Why would you even waste time on television triggering it?
If I had the psychology of the GOP I’d see it as an indication to keep on, only even harder. You can almost admire the maniacal desire to bring down the enemy no matter the cost, the pure kamikaze nature of it.
And all the opposition can do is ring the phones? It’s pathetic.
Reminds me a little of the few books of fiction on nuclear conflict I read during the Cold War where the tit-for-tat limited escalations become unmanageable. Both sides found it impossible to avert total calamity because communication and control were swept away while they were caught thinking they still had enough time and maneuvering room to say “Stop.”
Worth a smirk, Wall Street and US big business’ alarm over the debt ceiling crisis.
The kings of the world went out of their way to put the extremists in power in 2010, all for fighting the “socialist/communist” in the White House. And it’s the people they bankrolled who are going to hurt them the most if it all goes very bad next week.
Law of unintended consequences, the plutocrats so busy recruiting and financing cats paws they neglected to apply reliability testing, winding up with General Jack D. Rippers in power, people who don’t care if the mansions get singed while they’re burning down the country for the sake of the jihad against Obama.
Yes, you can have my great and first official DD blog T-shirt. And I don’t even get a cut.
(As a general rule, and anyone who has tried to sell these types of goods through the Internet finds out, even without taking a cut buy-on-demand pricing is fairly bad. Buying one T-shirt is no bargain. In fact, they only become sort of reasonable when one agrees to purchase 100. Which cancels all the reason for publishing/manufacturing-on-demand, anyway. So don’t be thinking I don’t already know a single sale isn’t a particularly good deal. Even if I decline to make a single penny from it. Its only saving grace — besides my dark sense of humor in the design — is that you can have a T-shirt that exists in small enough numbers to be totally unique in your neighborhood. As for Internet business being empowering to little guys, that’s mostly mythic rubbish peddled by people in corporate tech America you should be paying no attention to.)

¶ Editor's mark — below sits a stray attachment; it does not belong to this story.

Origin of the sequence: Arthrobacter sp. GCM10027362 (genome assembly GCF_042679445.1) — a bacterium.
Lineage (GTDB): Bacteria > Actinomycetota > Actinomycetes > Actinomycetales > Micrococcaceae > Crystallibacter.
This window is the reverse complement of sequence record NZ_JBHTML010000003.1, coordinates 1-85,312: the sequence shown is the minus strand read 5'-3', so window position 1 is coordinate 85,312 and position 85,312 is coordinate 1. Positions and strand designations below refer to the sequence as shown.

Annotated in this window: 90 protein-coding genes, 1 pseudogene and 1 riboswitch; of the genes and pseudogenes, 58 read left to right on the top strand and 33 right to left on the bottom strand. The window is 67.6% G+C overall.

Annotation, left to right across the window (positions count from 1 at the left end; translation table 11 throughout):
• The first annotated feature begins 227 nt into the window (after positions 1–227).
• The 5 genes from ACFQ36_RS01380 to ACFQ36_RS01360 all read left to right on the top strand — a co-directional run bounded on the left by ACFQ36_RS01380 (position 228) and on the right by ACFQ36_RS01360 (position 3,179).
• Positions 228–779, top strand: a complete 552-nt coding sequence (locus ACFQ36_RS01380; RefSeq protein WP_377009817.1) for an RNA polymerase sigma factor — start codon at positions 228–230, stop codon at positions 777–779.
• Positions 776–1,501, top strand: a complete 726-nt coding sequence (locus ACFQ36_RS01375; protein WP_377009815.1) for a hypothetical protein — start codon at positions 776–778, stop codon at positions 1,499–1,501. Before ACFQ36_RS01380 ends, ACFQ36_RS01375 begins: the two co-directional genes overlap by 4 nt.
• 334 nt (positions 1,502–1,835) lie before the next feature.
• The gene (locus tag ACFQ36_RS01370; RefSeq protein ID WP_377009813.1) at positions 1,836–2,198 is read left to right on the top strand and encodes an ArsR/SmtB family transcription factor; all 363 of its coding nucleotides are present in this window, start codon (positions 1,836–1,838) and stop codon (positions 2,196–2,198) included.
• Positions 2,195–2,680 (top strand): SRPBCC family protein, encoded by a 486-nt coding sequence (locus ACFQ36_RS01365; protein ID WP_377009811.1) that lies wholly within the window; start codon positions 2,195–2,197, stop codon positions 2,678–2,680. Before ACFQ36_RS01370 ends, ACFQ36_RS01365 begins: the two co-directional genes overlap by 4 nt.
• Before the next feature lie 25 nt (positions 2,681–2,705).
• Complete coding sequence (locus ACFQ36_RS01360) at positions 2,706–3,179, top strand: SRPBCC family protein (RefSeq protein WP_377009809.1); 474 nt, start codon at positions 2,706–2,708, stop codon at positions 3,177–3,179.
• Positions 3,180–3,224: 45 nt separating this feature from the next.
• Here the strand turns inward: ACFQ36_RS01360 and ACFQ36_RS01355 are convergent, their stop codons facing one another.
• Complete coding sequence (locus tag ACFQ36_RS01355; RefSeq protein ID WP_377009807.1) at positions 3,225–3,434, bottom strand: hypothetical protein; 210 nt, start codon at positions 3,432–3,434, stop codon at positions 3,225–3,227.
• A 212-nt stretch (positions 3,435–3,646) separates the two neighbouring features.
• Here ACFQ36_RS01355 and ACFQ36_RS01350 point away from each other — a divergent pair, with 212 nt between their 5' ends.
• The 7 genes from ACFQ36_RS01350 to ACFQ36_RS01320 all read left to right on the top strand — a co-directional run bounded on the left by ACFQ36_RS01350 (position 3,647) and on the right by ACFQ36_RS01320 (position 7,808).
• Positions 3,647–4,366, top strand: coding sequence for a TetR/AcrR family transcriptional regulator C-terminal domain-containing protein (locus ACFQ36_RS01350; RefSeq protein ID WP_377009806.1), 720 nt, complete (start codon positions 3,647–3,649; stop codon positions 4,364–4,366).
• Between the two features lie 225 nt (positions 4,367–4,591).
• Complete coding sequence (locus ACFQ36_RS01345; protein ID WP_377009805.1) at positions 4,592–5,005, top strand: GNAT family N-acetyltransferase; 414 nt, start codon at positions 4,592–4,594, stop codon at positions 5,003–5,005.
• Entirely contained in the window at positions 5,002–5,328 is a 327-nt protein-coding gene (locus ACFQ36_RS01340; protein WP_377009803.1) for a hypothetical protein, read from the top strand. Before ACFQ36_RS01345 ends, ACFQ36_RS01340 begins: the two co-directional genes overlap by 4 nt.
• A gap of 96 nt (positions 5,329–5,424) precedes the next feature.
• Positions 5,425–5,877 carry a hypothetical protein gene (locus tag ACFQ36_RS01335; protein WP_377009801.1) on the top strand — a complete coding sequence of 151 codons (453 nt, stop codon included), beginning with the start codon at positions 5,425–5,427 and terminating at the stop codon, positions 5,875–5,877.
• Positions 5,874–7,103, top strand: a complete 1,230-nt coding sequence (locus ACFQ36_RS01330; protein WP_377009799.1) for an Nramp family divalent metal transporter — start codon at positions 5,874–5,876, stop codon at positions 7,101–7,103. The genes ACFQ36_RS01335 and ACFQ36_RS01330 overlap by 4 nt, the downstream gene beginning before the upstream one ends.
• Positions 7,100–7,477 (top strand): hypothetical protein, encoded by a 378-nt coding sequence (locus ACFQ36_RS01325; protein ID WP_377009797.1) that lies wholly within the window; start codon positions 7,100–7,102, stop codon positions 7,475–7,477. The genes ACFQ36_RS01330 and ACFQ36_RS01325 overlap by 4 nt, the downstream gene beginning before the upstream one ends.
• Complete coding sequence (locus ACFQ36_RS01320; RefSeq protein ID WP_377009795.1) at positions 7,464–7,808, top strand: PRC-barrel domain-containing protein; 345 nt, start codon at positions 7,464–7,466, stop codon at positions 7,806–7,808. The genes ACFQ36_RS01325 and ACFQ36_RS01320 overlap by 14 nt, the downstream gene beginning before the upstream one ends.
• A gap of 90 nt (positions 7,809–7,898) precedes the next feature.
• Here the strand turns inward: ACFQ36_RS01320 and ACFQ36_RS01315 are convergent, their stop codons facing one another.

As a result, like the Phoenicians in the Bible, we’ll sacrifice our children (and their schoolteachers) to Moloch, now called Deficit. The bloodbath in the public sector, together with an abrupt shutoff of unemployment benefits, will negatively multiply through the demand side of the economy until joblessness is in teenage digits and Lady Gaga is singing Brother, Can You Spare a Dime?
Lest we forget, we also live in a globalized economy where Americans are the consumers of last resort and the dollar is still the safe haven for the planet’s hoarded surplus value. The new recession that the Republicans are engineering with such impunity will instantly put into doubt all three pillars of McWorld, each already shakier than generally imagined: American consumption, European stability, and Chinese growth.
It’s not difficult to see that if the Republicans worsen the economy significantly with a debt ceiling crack-up, the resulting lay-offs and even more hardship in the US will ripple across the Pacific to Chinese manufacturing. Again. Like in 2008. Because we buy all their shit, in fact – it’s all we can buy, y’know.
Davis also gets into China’s business adoption of predatory US practices in shadow banking, over-leveraged lending and housing bubble creation. (Since I mentioned James K. Galbraith’s Predator State book yesterday, it’s worth citing again. In Galbraith’s discussion of China’s controlled economy he argued it could easily fall prey to the same predatory financial behavior that has destroyed the US middle class and the government’s ability to effectively do what government is supposed to do in big advanced nations.)
Davis sees an impending collision between a China bubble and the Republicans taking the US economy over the cliff. Almost everyone dies in a fiery wreck, like in a trio of teen hot car novels he read as a child.